Beijing officials declared the Paralympics a success yesterday.
They also said tight security checks and traffic controls would be in place today for the Games' closing ceremony.
But city traffic authorities ruled out an extension of traffic restrictions, despite their popularity with environmentalists.
'The Beijing Paralympics received wide praise and applause from both within the country and abroad, and Beijing has fulfilled its promise to the world [to host an excellent Paralympics],' spokesman Liu Zhi said.
'The air quality has been good since the start of the Paralympics, and major pollutants in the air have dropped almost 60 per cent [compared with the same time last year].'
Mr Liu said all food and drinking water supplied for the event had been monitored along the supply pipeline and no contamination had been reported in the past two weeks.
The official's remarks on food safety came as the Sanlu Group and other big mainland dairy companies were being scrutinised over contamination of infant milk formula.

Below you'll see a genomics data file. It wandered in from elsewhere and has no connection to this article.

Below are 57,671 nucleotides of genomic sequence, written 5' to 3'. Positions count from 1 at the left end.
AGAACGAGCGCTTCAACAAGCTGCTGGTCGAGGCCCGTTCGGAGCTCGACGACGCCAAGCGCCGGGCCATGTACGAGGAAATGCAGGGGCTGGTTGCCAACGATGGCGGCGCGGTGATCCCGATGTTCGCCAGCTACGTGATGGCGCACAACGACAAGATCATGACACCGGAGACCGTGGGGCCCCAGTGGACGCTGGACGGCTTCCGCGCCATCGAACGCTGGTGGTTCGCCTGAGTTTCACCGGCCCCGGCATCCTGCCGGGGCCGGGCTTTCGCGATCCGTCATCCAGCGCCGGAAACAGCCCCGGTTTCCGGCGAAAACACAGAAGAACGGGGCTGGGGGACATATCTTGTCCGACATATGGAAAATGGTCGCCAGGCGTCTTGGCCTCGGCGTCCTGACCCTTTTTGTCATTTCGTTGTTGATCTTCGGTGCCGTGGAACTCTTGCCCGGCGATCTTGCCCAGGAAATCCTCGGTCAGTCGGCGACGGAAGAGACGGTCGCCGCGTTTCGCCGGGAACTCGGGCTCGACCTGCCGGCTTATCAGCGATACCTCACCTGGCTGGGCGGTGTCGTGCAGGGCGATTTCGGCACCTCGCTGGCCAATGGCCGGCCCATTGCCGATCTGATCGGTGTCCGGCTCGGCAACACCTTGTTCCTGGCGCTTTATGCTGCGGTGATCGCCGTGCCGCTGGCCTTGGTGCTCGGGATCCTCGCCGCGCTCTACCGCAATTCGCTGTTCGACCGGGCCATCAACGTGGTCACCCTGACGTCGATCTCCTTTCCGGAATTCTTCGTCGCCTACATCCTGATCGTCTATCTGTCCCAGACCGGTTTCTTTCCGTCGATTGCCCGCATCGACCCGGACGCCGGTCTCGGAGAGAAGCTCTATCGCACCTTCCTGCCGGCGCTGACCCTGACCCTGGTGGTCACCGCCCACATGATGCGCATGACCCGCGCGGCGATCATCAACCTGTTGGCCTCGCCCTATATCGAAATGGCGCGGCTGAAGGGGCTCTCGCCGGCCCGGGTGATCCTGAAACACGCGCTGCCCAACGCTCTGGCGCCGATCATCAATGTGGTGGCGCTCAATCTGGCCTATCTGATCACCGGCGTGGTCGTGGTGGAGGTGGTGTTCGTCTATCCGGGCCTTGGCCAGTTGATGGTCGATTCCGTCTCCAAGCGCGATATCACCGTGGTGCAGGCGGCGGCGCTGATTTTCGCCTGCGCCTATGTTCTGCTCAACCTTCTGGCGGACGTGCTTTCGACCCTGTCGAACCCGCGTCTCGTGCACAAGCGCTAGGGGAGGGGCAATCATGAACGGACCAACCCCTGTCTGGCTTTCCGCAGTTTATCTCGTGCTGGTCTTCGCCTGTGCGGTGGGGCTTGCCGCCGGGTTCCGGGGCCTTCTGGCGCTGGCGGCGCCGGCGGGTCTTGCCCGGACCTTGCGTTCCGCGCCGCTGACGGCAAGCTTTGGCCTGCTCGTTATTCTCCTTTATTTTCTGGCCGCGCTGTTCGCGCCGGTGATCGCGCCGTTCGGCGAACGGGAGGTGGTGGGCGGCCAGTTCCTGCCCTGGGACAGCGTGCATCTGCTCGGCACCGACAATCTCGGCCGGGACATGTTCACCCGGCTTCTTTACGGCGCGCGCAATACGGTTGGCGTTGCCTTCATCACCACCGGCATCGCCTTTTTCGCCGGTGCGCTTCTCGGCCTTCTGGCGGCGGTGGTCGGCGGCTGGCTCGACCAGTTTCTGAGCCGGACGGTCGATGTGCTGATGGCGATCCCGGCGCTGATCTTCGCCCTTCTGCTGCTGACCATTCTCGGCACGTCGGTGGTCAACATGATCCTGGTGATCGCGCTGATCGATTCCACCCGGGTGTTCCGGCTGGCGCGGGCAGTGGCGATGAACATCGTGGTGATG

Beijing Municipal Communications Committee deputy director Zhou Zhengyu was adamant that the odd-even-day driving ban would not continue after it expired on Saturday and that his committee would take time to consider whether similar measures would be adopted in the future. 'We understand there are many supporters of such measures in the city,' he said.
Lu Zhengming , vice-president of Beijing Disabled Persons' Federation, said the ending of the Paralympics would not diminish the greater awareness of and understanding for disabled people.
'Through the Games we have seen great improvement in society in terms of better understanding, respect and care about disabled groups,' Mr Lu said.
Bo Shaoye , from the China Disabled Persons' Federation, said 'relevant departments' were campaigning to allow disabled people to get driving licences for specially designed and equipped vehicles.